Our site is rich with global explorations via collections and information that will take you all over the world from the comfort of your seat. Perhaps one of these collections will even inspire you to travel to a destination for real have a fulfilling experience of your own. That’s what we want to do after sifting through our library for some truly stunning imagery from Sri Lanka.
Browse through 15 of our favorites below, along with some facts on each of the locations, and be sure to click through to our full Sri Lanka lightbox for even more adventure.
The Democratic Socialist Republic of Sri Lanka is known to many as an exotic getaway destination, lush with tropical vegetation and coastal paradises. The largest city in the country is Colombo, which is also its capital, with a population of around 647,000. The city, along with the country at large, is home to a melting pot of ethnicities, religions, and languages, but the official languages are Sinhalese and Tamil.
Stilt fishermen occupy a special place in Sri Lankan culture, particularly because the longstanding tradition came to life during a time of struggle. During World War II, food shortages and a lack of fishing space caused fishermen to try new methods that would hopefully garner more successes. They used scraps of wood from shipwrecks and other detritus to create stilts that propped them above the water in spots that didn’t offer sitting space on land.
The method is still used to this day, but is difficult to achieve successfully unless the fisherman is skilled at this particular craft. Natural disasters in the region have also made this a more difficult and dangerous task to take on, threatening the continued livelihood of the method.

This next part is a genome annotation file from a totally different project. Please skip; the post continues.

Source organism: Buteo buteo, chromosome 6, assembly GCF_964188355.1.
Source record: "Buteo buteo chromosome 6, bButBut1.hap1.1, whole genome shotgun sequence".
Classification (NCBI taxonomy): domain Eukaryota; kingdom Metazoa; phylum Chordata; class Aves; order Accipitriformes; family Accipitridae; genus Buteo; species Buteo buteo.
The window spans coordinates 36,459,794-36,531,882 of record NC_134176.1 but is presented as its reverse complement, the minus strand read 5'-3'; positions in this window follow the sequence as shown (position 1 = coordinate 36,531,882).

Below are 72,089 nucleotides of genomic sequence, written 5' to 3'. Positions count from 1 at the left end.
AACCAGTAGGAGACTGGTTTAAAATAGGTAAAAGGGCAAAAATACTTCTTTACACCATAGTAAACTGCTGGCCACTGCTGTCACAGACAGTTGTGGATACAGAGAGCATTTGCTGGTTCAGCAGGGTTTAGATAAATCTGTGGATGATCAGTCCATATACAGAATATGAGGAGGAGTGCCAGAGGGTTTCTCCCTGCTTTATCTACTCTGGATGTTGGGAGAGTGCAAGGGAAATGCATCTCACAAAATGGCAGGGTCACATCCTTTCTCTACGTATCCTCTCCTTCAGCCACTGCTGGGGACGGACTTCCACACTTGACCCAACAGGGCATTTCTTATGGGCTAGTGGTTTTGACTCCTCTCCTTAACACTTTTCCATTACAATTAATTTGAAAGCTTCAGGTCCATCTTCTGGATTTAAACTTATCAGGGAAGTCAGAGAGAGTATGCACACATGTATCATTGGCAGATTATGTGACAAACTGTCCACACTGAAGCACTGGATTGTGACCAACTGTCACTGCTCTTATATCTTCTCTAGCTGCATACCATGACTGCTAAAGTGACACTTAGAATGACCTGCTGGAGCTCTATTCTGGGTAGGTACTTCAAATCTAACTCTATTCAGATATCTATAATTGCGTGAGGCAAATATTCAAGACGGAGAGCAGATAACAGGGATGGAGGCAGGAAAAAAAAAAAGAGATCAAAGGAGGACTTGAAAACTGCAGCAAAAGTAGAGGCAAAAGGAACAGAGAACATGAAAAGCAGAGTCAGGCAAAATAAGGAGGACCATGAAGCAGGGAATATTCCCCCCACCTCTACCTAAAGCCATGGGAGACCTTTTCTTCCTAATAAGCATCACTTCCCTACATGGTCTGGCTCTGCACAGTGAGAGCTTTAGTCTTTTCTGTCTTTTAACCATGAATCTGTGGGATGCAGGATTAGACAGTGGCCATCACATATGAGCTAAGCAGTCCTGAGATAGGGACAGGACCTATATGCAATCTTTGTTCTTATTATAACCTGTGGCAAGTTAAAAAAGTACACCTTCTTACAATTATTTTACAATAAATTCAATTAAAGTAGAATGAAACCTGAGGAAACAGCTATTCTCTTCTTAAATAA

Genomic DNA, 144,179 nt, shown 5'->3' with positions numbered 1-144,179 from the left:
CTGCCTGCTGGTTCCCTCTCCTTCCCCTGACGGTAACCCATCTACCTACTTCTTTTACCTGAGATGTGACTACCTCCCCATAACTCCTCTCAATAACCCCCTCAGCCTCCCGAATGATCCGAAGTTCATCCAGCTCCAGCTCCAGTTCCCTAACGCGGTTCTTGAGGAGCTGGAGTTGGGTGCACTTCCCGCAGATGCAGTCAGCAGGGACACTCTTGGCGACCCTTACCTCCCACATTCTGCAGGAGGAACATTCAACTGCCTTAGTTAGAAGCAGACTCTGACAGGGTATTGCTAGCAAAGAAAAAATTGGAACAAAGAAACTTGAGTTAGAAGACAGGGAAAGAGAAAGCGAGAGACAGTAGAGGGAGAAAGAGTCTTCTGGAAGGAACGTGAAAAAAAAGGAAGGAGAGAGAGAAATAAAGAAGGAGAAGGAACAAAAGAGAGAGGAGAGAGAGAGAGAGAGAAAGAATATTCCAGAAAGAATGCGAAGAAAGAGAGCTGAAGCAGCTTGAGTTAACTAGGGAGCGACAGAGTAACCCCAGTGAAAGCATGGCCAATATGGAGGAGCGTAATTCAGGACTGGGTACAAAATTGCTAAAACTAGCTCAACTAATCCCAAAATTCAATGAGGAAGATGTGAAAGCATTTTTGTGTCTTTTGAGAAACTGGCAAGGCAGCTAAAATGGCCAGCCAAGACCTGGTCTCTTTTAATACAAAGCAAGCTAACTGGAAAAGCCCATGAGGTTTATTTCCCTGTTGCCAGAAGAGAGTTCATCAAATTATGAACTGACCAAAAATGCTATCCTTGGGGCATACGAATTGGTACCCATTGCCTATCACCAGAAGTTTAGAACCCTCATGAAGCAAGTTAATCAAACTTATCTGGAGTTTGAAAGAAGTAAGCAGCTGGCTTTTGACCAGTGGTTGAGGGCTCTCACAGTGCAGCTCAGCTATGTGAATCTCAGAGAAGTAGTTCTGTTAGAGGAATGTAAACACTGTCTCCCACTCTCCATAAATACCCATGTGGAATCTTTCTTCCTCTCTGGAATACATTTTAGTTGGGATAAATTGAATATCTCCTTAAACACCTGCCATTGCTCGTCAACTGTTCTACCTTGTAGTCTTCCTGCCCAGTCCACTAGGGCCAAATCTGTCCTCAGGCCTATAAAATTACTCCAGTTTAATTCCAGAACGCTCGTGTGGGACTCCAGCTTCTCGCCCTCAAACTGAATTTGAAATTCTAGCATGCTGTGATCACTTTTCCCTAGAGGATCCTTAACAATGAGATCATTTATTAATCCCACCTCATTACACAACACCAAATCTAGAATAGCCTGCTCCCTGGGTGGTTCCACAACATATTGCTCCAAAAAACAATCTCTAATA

Wildlife in Sri Lanka is eclectic and varied, including sloth bears, Sri Lankan elephants, leopards, deer, snakes, and over 200 different species of birds, as well as tarantulas and scorpions. These are just a smattering of what you might encounter in the wild.
Adam’s Peak Mountain is most commonly known for its “sacred footprint,” otherwise known as “Pada.” In Buddhist, Hindu, Islamic, and Catholic traditions, the footprint is associated with figures including Buddha, Shiva, Adam, and Saint Thomas, making the location sacred for its spiritual and holy connotations.
At the tail end of the 13th Century, Yapahuwa Rock was home to the largest city in Sri Lanka, existing as both a palace and a military sanction against foreign invaders. The space now holds remnants of the distant past, including caves with Buddhist inscriptions, shrines, temples, and an ornamental stairway.
In Sri Lankan culture, the Stupa is a mound-like structure that contains Buddhist relics, as well as the ashes of monks. It offers visitors and people of the surrounding areas a safe space for meditation and peace.
The climate and humidity of Sri Lanka encourages the production of tea, which is responsible for a significant portion of the country’s economy and employment. It was once the number-one tea exporter in the world, but has since fallen behind Kenya.